Mar 11, 2010

UPDATED: Bioethics À la Carte for the Castro Regime?

A 3 year old child is about to cross a busy avenue and will be certainly killed. One is in a position to pull him away. Should one reason with the child or immediately pull him out? Another case: an adult is about to jump off a 100 story building. One is in a position to successfully prevent him by using force. Should one try to reason with him even though this means he could jump, or immediately arrest him to save his life?

An ideological opponent is on a combined hunger and thirst strike, and will certainly go into shock or die unless he’s immediately arrested and forcefully hydrated and nourished intravenously. Should one wait for him to go into shock or die, or force him to be hospitalized, hydrated and nourished?

Cuban dissident hunger (and thirst) striker Guillermo Fariñas hasn't been hydrated in 8 days or eaten in 15, and has lost 28 pounds. He went into shock last week and was hydrated only then. He refuses to eat, drink or be hospitalized until he goes into shock. According to the Castro tyranny's doctors who visited him yesterday, Fariñas is suffering from "heart arrhythmia and severe dehydration" but since he refuses hospitalization they will continue to wait until he goes into shock (or dies).

Is this what they would also have done in the case of the three year old crossing the avenue and the suicide jumper, or do they just practice bio-ethics À la Carte when it comes to political opponents? What exactly are the bio-ethical principles the tyranny claims to be defending with political opponent Guillermo Fariñas?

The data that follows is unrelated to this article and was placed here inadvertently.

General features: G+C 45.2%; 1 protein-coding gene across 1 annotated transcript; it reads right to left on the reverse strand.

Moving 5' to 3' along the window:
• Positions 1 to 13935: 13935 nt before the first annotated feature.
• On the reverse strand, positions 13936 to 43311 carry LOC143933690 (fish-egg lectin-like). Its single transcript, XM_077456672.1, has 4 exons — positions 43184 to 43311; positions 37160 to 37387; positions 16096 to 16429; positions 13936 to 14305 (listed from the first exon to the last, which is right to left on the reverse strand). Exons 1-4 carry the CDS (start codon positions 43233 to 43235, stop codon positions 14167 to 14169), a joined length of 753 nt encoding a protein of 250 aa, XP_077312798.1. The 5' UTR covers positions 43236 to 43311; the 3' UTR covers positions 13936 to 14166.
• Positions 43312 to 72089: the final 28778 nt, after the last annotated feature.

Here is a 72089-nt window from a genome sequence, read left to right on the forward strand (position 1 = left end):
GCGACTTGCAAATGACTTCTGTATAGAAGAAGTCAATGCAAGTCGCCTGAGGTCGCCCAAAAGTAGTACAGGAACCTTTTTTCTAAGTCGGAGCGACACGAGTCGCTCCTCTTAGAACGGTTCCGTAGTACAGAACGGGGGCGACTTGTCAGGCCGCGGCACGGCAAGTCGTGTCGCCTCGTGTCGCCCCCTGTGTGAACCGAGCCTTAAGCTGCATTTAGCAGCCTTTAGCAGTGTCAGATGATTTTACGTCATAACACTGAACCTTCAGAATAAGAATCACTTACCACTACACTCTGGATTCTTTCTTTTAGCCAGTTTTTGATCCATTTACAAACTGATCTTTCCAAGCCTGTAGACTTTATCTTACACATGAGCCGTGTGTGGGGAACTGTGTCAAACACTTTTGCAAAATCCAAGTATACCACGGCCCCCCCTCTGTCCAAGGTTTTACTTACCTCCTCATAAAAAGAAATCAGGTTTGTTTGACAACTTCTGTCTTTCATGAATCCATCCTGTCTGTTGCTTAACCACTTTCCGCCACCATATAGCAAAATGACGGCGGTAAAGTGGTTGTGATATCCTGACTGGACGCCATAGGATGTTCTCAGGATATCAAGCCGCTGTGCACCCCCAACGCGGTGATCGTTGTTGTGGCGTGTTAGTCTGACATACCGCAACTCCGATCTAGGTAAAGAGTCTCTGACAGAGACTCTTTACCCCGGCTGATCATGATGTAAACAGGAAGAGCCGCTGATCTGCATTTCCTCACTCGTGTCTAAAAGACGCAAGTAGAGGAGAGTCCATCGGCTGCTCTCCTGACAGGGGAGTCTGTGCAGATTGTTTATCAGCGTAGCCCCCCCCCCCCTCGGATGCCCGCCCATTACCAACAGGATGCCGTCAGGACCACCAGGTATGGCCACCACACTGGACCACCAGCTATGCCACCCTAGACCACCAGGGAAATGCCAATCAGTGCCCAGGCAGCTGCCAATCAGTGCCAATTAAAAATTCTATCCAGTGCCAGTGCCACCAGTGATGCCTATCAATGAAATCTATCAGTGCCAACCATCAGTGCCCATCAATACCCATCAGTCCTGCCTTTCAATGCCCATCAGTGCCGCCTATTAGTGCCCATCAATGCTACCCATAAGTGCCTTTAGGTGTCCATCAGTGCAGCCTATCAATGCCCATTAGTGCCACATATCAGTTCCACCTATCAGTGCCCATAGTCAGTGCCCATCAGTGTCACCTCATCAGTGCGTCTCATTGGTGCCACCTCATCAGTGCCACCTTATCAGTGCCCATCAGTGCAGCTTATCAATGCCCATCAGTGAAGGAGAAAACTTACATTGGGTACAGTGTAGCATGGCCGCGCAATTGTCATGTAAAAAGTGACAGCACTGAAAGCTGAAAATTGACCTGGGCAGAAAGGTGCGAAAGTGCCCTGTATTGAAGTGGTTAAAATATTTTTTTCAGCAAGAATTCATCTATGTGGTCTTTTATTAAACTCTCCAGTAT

As expected, Guillermo Fariñas became unconscious at 2:00 P.M. today and was finally hospitalized.

The story was reported by AFP.

See Dissidents Guillermo Fariñas (right) and Ismael Iglesias M.D. (left)
Photo from AFP

UPDATE ...March 12, 2010

While Fariñas reportedly continues hospitalized and will hopefully terminate his suicidal strike on tyranny and self, the Cuban tyranny is besides itself attempting to defend its positions, although still not in a constitutionally legitimate Cuban courtroom.

After 17 years of ruling Cuba by decree (1959-1976), having established a totalitarian state, and with a significant portion of the population in exile, Fidel Castro held a 'referendum' to replace Cuba´s legitimate constitution (the one Batista violated with a coup in 1952) with one where he's on top and there is no effective separation of powers. This makes it virtually impossible to bring him to justice for any crime.

That´s why there are no constitutionally legitimate courts in Cuba. The counterfeit legal system in place is there to protect tyranny, not justice.

That's why among Cuba´s political prisoners are the nations' foremost patriots.


Castro Regime and Dissident Agree on 'Right' to Suicide

Political Opponent, Potential Suicidée or Common Criminal?

Another Suicidal Hunger Striker in Cuba

Raul Castro Claims Innocence

Tyranny allows Cuban Dissident to Die of Hunger - What now?

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